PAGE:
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Reality Check: Why is Asheville waiting to draw required council districts?

If the referendum results go against state law, the issue could be decided in court. (Photo credit: WLOS)

A state law passed in June requires the city of Asheville to draw city council districts by Nov. 15. Asheville Mayor Esther Manheimer said the city has all the information and resources it needs to draw districts, but she and two other council members said districts will not be drawn before election day.

"We strongly believe that this is a citizen's of Asheville decision, not a Raleigh decision," said Vice Mayor Gwen Wisler.

"I think, if we're going to go to districts, it needs to be by the decision of the people in Asheville, not by a decision in Raleigh," said Council Member Cecil Bothwell.

"City council hasn't moved ahead with drawing districts because the voters have not voted on the issue yet," said Manheimer.

With a state imposed deadline 49 days away, council members want to see what voters think before drawing districts. On Nov. 7, Asheville voters can, in a referendum, say whether or not they want council districts. So, it's possible state law will require districts, while Asheville voters may choose otherwise.

If it comes to that, Western Carolina University political science professor Chris Cooper expects the judicial system to get involved.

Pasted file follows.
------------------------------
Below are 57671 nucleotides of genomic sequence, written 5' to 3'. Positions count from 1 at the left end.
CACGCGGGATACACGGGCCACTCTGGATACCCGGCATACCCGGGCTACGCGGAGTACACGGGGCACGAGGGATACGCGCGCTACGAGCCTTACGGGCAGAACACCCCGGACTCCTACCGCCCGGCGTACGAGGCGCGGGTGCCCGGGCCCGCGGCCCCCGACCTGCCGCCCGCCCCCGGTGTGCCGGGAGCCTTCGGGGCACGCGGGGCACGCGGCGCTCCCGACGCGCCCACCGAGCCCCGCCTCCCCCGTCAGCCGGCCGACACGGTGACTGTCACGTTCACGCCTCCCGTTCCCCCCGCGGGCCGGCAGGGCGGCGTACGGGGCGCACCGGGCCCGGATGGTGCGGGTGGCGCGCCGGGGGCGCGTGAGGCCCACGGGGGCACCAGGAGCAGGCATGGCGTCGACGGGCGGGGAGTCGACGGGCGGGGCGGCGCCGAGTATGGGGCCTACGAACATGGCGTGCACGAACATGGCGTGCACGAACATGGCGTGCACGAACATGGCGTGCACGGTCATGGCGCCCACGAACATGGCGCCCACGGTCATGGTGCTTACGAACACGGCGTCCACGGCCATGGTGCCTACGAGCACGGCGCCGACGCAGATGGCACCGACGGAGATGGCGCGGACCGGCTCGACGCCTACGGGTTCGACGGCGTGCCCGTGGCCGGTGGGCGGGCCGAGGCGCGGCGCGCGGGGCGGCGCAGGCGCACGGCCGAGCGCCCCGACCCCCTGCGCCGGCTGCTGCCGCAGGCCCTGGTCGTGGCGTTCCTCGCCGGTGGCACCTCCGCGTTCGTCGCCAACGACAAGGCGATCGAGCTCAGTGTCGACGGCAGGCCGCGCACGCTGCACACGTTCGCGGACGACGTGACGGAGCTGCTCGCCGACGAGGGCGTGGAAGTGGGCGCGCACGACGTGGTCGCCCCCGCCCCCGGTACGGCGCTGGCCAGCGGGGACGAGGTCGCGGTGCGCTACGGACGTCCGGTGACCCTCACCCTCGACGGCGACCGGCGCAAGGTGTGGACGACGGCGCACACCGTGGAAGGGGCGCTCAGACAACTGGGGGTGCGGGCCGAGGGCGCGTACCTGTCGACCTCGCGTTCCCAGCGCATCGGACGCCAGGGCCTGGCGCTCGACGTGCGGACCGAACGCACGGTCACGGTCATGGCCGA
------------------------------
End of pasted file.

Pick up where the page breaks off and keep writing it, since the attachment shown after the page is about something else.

"I think we're in uncharted territory here, kind of a game of chicken between the city of Asheville and the General Assembly, and we're going to have to have a referee, probably the courts, come in and decide," explained Cooper.

"If the voters vote against the districts we will take the state to court," said Bothwell.

Wisler hopes for a less contentious resolution.

"I would hope that the legislators in Raleigh would rethink the law and maybe back off of the requirement to draw districts," said Wisler.

If voters choose to have districts, the city would have eight days to comply with state law.

"As we've seen with the state recently, it's quite possible to draw districts quickly if needed. It is not optimal," said Manheimer.

"The truth is, we almost would certainly miss the deadline, but, as a practical matter, there isn't a city election for two more years. So, it isn't like we need them on the 15th," said Bothwell.

Sen. Chuck Edwards, R-District 48, proposed the legislation.

"While I would never expect that the Asheville city leaders would consciously choose not to follow state law and offer all their citizens the opportunity for representation in their local government regardless of where they live, I included the following provision in Senate Bill 285," Edwards said, pointing out the law says if districts are not drawn by Nov.r 15, then the General Assembly would draw them in its regular session.

Legislators usually go back into session in the spring, but they could return for a special session.

"I don't think they'd call a special session to come back in and draw districts for Asheville, but it wouldn't surprise if they went ahead and implemented the law, which means drawing districts for us," said Wisler.

"I don't think it would be crazy at all. I think it would be likely, if anything, that the General Assembly would come together for some sort of a special session if we don't have a clear resolution of this issue," said Cooper.

The three council members said, if they need to draw districts, they'd like an independent group to draw them. The law requires six, single-member districts. The referendum can only ask voters if that's what they want.


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